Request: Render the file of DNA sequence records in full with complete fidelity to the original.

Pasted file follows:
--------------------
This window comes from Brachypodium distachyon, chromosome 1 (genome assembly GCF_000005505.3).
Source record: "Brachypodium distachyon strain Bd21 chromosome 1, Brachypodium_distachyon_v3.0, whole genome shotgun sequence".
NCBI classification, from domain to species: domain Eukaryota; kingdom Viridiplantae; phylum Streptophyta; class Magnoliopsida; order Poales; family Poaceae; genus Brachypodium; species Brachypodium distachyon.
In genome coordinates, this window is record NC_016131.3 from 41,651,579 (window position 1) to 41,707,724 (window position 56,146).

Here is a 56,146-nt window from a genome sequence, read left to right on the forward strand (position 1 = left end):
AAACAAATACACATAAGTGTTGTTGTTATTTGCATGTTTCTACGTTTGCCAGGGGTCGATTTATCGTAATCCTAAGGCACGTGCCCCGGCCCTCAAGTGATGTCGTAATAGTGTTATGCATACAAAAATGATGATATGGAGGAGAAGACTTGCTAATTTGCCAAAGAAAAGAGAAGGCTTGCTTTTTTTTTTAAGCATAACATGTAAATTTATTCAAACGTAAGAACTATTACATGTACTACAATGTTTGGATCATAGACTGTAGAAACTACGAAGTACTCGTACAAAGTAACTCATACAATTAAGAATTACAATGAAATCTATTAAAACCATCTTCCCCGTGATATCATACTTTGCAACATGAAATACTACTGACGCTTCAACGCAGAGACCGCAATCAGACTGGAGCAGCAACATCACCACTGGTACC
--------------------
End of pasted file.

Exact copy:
This window comes from Brachypodium distachyon, chromosome 1 (genome assembly GCF_000005505.3).
Source record: "Brachypodium distachyon strain Bd21 chromosome 1, Brachypodium_distachyon_v3.0, whole genome shotgun sequence".
NCBI classification, from domain to species: domain Eukaryota; kingdom Viridiplantae; phylum Streptophyta; class Magnoliopsida; order Poales; family Poaceae; genus Brachypodium; species Brachypodium distachyon.
In genome coordinates, this window is record NC_016131.3 from 41,651,579 (window position 1) to 41,707,724 (window position 56,146).

Here is a 56,146-nt window from a genome sequence, read left to right on the forward strand (position 1 = left end):
AAACAAATACACATAAGTGTTGTTGTTATTTGCATGTTTCTACGTTTGCCAGGGGTCGATTTATCGTAATCCTAAGGCACGTGCCCCGGCCCTCAAGTGATGTCGTAATAGTGTTATGCATACAAAAATGATGATATGGAGGAGAAGACTTGCTAATTTGCCAAAGAAAAGAGAAGGCTTGCTTTTTTTTTTAAGCATAACATGTAAATTTATTCAAACGTAAGAACTATTACATGTACTACAATGTTTGGATCATAGACTGTAGAAACTACGAAGTACTCGTACAAAGTAACTCATACAATTAAGAATTACAATGAAATCTATTAAAACCATCTTCCCCGTGATATCATACTTTGCAACATGAAATACTACTGACGCTTCAACGCAGAGACCGCAATCAGACTGGAGCAGCAACATCACCACTGGTACC